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The Bronco that had been riding Sherry Grayson's bumper since she'd left work was not the sole cause of her rising anger. But since it had been inappropriate to lash out at her roommate, Madeline, when she'd broken the news just fifteen minutes ago, she figured the Bronco was as good a target for her rancor as any.
Deliberately slowing to fifteen miles an hour in a forty-mile-an-hour zone, she crept along, hoping the driver behind her would get the message and pass her before she slammed her brakes to make him hit her from behind. It would serve him right. But wrecking her car wouldn't solve her problems, any more than bursting into tears would. And she didn't have the time nor the energy for either.
"Slow down," she muttered as tremors of anxiety coursed through her. She couldn't deal with a battle with a joyrider today. Yesterday, when life still had as much normalcy as it had had for the last eight months, she might have handled it better. But today.
"Get off my bumper!" Sherry blared, heat scoring her features when the Bronco almost bumped her. Heavy traffic detoured around them, but the driver would not pass her. It was an omen. An omen that she could no longer refuse to look back. After what she'd learned today, she would need strength from her past so that she could plunge forward.
According to her roommate, Clint Jessup was back from the black hole he'd vanished into without a trace eight months ago, and he intended to see her. The destructive driver behind her was a warning that life was going to be a bit rougher for a while. But she had braved rough times before; she could do it again.
Anxious to be rid of the vehicle that seemed bent on driving right through her, she made a sharp turn onto a quieter street and breathed a shaky sigh of relief that she could drive the rest of the way in peace.
But a quick glance in the rearview mirror told her the Bronco was still behind her. Her pulse accelerated as the first light of understanding dawned on her. The Bronco was following her.
Driving fast enough to keep a car's distance between them, Sherry strained to make out the driver. A man no, two men sat silhouetted against the sun descending at their backs. The driver's shoulders squared with determination as he drove, and the passenger sat slumped against the door in a pose of utter boredom.
Panic surged through her. Making another quick turn while she held her breath, Sherry watched in her mirror as the Bronco barreled around the corner after her, the sun no longer making opaque shadows out of her pursuers. The driver's hair flapped into his face from the hard wind at his window, and she watched a hand come up to push it back into place. It was dark hair, full and tapering back from his face, and against the light through his back window she could see the slightest hint of curl.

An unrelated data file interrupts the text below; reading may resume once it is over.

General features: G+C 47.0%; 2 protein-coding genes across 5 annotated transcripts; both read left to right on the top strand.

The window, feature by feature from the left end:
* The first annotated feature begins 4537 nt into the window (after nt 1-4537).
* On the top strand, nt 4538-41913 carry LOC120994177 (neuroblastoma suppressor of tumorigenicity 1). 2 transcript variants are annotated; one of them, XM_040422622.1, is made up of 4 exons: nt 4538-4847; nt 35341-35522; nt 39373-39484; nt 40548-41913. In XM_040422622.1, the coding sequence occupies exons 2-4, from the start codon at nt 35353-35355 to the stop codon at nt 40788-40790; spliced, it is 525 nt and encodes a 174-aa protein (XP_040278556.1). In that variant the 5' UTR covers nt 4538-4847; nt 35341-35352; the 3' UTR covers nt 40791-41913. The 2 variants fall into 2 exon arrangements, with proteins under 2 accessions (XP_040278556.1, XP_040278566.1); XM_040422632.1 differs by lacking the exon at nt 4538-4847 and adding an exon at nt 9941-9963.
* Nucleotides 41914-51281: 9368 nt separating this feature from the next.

She made another turn as the panic coiling in her stomach became more pronounced. The sun was blazing toward her now, and without slowing her speed, she held up a hand to shade her eyes and glanced in the mirror again, hoping to mentally record his features and report him to the police. Sherry clutched the steering wheel more tightly and waited for the bright glare to slide off the windshield and give her a clear view of his face as they rounded a curve. The open collar of the driver's shirt flapped against his neck, and a ray of sunlight caught a strip of gold draping down from his throat, illuminating it like the razor edge of a knife. Some familiar pain stabbed her heart, and she released her breath in a rush. The gold chain the engagement gift she had given him.
"No," she said aloud before her imagination carried her away. It wasn't him. It was just the knowledge that he was back that had made her heart conjure up images.
The sun descended behind the trees after its last blinding burst of orange, and suddenly the man came into full view through the mirror the beckoning mane of soft, dark hair, the determined set of full lips on a tanned face, the chain glistening more subtly against his neck. And as her punctured heart sank to her stomach, her eyes rose to the dark, riveting eyes that refused to let her go.
Clint Jessup's eyes.
Oh, dear God, I'm not ready for this. Physical danger she could bear, but Clint Jessup threatened something far worse.
Suddenly her driving became uninhibited, and her foot pounded the accelerator to the floor.
As if he knew he'd been recognized, Clint's teeth flashed between tight lips, and he sped up as well. His shoulders hunched forward as he clutched the steering wheel. Searching for another turnoff in hopes of getting back into the flow and security of heavy traffic, Sherry forced her eyes to stay on the road and away from the rearview mirror. But no sooner had she spotted a turnoff a mile up the deserted road than the heavy hum of his engine loomed up beside her.
Sherry kept her eyes off the vehicle trying to stop her and remained intent on reaching the turnoff. But Clint had other plans. She heard his gears shift, heard the passenger in his car shouting at him, heard the squeal of his tires as he found a last burst of speed and screeched sideways in front of her. Stomping on her brakes, she steered to the shoulder of the road, skidding to a stop just short of hitting him.
The driver's door of the Bronco slammed, and in seconds Clint was at her car. Before the thought of locking her door occurred to her, he was reaching for the handle, opening it, leaning inside. Sherry shoved him away and pushed out of the car, her heart pounding. "You lunatic, are you trying to kill us?"